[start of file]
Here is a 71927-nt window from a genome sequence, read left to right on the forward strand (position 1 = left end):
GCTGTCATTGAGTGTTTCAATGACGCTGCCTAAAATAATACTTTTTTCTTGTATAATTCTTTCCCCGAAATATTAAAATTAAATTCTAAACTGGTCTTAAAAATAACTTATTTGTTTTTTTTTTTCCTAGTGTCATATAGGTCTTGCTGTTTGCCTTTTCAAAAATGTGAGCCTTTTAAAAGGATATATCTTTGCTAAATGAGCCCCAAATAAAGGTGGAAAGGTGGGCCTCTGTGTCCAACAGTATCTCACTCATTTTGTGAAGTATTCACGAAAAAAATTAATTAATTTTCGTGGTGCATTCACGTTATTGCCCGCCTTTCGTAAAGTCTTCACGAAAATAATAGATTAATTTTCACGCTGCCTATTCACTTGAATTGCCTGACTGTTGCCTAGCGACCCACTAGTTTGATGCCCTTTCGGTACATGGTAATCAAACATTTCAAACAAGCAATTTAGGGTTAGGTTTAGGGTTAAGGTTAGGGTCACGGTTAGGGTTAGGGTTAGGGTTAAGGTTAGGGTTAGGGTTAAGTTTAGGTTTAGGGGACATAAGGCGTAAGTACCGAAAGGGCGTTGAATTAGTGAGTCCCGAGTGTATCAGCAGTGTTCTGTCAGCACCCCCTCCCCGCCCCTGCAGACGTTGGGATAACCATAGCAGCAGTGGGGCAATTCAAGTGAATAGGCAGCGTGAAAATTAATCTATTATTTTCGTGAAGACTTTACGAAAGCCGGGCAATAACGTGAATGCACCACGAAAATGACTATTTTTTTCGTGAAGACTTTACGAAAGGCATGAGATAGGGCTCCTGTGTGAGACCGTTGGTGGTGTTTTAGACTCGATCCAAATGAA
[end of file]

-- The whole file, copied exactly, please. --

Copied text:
Here is a 71927-nt window from a genome sequence, read left to right on the forward strand (position 1 = left end):
GCTGTCATTGAGTGTTTCAATGACGCTGCCTAAAATAATACTTTTTTCTTGTATAATTCTTTCCCCGAAATATTAAAATTAAATTCTAAACTGGTCTTAAAAATAACTTATTTGTTTTTTTTTTTCCTAGTGTCATATAGGTCTTGCTGTTTGCCTTTTCAAAAATGTGAGCCTTTTAAAAGGATATATCTTTGCTAAATGAGCCCCAAATAAAGGTGGAAAGGTGGGCCTCTGTGTCCAACAGTATCTCACTCATTTTGTGAAGTATTCACGAAAAAAATTAATTAATTTTCGTGGTGCATTCACGTTATTGCCCGCCTTTCGTAAAGTCTTCACGAAAATAATAGATTAATTTTCACGCTGCCTATTCACTTGAATTGCCTGACTGTTGCCTAGCGACCCACTAGTTTGATGCCCTTTCGGTACATGGTAATCAAACATTTCAAACAAGCAATTTAGGGTTAGGTTTAGGGTTAAGGTTAGGGTCACGGTTAGGGTTAGGGTTAGGGTTAAGGTTAGGGTTAGGGTTAAGTTTAGGTTTAGGGGACATAAGGCGTAAGTACCGAAAGGGCGTTGAATTAGTGAGTCCCGAGTGTATCAGCAGTGTTCTGTCAGCACCCCCTCCCCGCCCCTGCAGACGTTGGGATAACCATAGCAGCAGTGGGGCAATTCAAGTGAATAGGCAGCGTGAAAATTAATCTATTATTTTCGTGAAGACTTTACGAAAGCCGGGCAATAACGTGAATGCACCACGAAAATGACTATTTTTTTCGTGAAGACTTTACGAAAGGCATGAGATAGGGCTCCTGTGTGAGACCGTTGGTGGTGTTTTAGACTCGATCCAAATGAA